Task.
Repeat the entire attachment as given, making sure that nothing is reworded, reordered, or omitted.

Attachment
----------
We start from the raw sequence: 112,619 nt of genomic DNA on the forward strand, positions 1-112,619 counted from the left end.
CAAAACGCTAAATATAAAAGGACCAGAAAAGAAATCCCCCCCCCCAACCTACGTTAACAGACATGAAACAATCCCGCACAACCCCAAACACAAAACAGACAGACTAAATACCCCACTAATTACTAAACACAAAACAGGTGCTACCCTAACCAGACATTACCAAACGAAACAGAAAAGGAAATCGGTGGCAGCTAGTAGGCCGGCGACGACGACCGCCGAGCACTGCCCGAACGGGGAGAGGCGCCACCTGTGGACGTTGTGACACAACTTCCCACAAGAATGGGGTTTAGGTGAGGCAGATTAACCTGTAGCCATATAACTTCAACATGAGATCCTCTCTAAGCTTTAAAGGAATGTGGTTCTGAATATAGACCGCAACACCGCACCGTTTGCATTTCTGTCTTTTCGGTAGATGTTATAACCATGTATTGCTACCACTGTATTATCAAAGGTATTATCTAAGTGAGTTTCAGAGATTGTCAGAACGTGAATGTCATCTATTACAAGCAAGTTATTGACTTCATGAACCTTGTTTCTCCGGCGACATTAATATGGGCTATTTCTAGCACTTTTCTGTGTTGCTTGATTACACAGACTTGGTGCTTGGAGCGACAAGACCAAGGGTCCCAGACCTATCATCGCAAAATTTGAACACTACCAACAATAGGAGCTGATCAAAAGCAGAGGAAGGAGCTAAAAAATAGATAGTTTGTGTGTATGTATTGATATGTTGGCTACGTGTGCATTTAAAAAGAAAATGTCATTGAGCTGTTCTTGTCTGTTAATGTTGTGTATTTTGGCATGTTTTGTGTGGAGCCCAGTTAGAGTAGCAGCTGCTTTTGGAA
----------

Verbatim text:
We start from the raw sequence: 112,619 nt of genomic DNA on the forward strand, positions 1-112,619 counted from the left end.
CAAAACGCTAAATATAAAAGGACCAGAAAAGAAATCCCCCCCCCCAACCTACGTTAACAGACATGAAACAATCCCGCACAACCCCAAACACAAAACAGACAGACTAAATACCCCACTAATTACTAAACACAAAACAGGTGCTACCCTAACCAGACATTACCAAACGAAACAGAAAAGGAAATCGGTGGCAGCTAGTAGGCCGGCGACGACGACCGCCGAGCACTGCCCGAACGGGGAGAGGCGCCACCTGTGGACGTTGTGACACAACTTCCCACAAGAATGGGGTTTAGGTGAGGCAGATTAACCTGTAGCCATATAACTTCAACATGAGATCCTCTCTAAGCTTTAAAGGAATGTGGTTCTGAATATAGACCGCAACACCGCACCGTTTGCATTTCTGTCTTTTCGGTAGATGTTATAACCATGTATTGCTACCACTGTATTATCAAAGGTATTATCTAAGTGAGTTTCAGAGATTGTCAGAACGTGAATGTCATCTATTACAAGCAAGTTATTGACTTCATGAACCTTGTTTCTCCGGCGACATTAATATGGGCTATTTCTAGCACTTTTCTGTGTTGCTTGATTACACAGACTTGGTGCTTGGAGCGACAAGACCAAGGGTCCCAGACCTATCATCGCAAAATTTGAACACTACCAACAATAGGAGCTGATCAAAAGCAGAGGAAGGAGCTAAAAAATAGATAGTTTGTGTGTATGTATTGATATGTTGGCTACGTGTGCATTTAAAAAGAAAATGTCATTGAGCTGTTCTTGTCTGTTAATGTTGTGTATTTTGGCATGTTTTGTGTGGAGCCCAGTTAGAGTAGCAGCTGCTTTTGGAA